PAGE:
Saudi Arabian shares outperformed other Gulf markets to close higher on Monday after the kingdom hiked prices for its crude sales in July, while the Abu Dhabi index fell for a fourth straight session.

The kingdom raised the official selling price for its flagship Arab light crude to Asia to a $6.50 premium versus the average of the Oman and Dubai benchmarks, from a $4.40 premium in June. The move lifted global prices of crude oil.

Saudi Arabia's benchmark index advanced 1.3%, boosted by a 3.4% jump in petrochemical maker Sabic and a 1% hike in Al Rajhi Bank as the two sectors were set to gain the most from surging oil prices.

Barclays raised its Brent crude price forecasts by $11 per barrel for 2022 and $23 for 2023, citing a larger and sustained disruption in Russian supply following sanctions by the European Union. Insurer Bupa Arabia gained 5.1% after the company announced an annual dividend of 4.50 riyals a share ($1.20), an increase of about 32% compared with a year earlier.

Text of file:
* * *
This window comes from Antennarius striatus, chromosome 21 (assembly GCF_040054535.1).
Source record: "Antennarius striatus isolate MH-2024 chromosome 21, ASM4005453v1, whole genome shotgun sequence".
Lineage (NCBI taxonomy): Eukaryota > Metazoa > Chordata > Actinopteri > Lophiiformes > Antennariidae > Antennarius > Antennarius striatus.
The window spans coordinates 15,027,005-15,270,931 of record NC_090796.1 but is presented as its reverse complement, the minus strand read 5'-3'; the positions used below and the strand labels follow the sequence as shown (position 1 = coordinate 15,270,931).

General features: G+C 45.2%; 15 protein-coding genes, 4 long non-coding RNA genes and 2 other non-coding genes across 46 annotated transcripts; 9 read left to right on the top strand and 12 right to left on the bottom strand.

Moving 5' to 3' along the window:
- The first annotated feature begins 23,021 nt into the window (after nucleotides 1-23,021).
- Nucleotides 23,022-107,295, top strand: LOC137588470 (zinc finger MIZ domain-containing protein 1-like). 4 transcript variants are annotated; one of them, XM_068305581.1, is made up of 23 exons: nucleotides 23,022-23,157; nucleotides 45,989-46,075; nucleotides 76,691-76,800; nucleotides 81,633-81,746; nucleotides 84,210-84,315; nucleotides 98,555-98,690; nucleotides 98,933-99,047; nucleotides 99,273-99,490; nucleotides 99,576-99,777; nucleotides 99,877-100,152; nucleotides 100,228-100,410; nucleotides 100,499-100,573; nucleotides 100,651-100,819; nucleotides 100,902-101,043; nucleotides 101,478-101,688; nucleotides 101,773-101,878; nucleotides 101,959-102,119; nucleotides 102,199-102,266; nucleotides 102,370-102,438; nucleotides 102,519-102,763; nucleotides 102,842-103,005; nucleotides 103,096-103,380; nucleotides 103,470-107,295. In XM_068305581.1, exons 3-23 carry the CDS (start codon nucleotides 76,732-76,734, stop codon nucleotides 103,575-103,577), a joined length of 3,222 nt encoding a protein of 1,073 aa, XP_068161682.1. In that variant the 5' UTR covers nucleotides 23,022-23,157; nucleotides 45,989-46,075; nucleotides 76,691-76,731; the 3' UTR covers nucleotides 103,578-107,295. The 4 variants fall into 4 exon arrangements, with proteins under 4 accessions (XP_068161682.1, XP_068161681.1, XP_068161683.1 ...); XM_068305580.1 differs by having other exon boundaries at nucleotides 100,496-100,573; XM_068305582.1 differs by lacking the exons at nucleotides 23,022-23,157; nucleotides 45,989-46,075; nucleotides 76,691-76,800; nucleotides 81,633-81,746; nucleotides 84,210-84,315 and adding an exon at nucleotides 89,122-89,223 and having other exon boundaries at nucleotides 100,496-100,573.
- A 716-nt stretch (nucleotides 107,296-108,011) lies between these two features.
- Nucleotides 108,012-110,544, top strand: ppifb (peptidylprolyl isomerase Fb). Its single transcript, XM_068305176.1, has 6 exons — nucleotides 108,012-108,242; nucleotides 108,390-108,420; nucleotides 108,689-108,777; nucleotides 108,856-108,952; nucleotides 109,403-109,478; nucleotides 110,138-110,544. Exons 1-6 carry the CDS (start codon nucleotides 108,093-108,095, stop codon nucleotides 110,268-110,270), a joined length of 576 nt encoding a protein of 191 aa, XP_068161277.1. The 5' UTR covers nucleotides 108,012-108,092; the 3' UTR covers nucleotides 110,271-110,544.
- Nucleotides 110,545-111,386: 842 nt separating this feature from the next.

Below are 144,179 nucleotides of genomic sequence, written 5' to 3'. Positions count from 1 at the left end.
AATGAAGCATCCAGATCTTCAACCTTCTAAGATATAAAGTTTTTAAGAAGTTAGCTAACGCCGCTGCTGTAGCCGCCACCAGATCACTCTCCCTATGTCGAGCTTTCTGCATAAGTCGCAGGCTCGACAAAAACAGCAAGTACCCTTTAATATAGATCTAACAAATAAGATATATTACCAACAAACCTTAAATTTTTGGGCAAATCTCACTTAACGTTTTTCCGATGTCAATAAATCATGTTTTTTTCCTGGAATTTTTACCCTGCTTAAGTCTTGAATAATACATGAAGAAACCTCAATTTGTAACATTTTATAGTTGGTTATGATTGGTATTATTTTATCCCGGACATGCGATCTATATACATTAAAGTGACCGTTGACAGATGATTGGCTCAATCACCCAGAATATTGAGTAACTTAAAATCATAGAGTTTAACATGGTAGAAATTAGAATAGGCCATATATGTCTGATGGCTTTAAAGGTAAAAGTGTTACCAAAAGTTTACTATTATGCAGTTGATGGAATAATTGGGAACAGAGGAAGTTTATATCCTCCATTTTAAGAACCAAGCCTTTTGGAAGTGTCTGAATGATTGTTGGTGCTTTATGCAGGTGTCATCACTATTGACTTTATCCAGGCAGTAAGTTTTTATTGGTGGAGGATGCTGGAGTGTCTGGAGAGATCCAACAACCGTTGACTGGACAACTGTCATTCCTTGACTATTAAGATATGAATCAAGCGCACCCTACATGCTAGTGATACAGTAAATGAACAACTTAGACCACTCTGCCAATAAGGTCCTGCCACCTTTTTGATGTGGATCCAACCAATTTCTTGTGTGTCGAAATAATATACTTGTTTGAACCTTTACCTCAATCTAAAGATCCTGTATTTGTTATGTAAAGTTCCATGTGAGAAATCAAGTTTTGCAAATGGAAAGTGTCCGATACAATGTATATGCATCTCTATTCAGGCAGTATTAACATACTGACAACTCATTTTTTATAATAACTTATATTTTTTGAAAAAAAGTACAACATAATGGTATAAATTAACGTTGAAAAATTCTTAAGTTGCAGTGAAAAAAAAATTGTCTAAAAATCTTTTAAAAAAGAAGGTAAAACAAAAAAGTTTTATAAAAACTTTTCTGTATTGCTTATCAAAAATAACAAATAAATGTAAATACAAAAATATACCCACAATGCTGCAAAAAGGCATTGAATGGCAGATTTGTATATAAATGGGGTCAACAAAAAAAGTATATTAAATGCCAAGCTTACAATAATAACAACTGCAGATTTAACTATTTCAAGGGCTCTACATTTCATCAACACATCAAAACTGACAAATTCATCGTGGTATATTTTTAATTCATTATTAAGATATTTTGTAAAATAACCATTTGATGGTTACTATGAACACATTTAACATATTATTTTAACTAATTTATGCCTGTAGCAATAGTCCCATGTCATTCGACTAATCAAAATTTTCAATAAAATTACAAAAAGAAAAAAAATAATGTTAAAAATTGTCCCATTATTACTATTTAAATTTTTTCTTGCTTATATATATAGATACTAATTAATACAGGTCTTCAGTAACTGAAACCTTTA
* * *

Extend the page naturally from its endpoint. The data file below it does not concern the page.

Separately, Saudi's sovereign wealth fund - the Public Investment Fund (PIF) - has been shortlisted to buy a stake in the Middle East, North Africa and central Asia Starbucks franchise held by Alshaya Group, two sources said.

The Qatari index gained 1.3%, led by a 2.7% increase in Qatar Islamic Bank and a 2.2% leap in Sharia lender Masraf Al Rayan.

Dubai's main share index edged up 0.1%, helped by a 0.8% rise in Dubai Islamic Bank and a 0.8% increase in Emirates Integrated Telecommunications.

But the Abu Dhabi index closed 0.7% lower, hit by a 2% slump in the country's largest lender First Abu Dhabi Bank and a 0.2% drop in conglomerate International Holding Company.

Outside the Gulf, Egypt's blue-chip index closed flat.

(Reporting by Mohd Edrees in Bengaluru; Editing by Aditya Soni)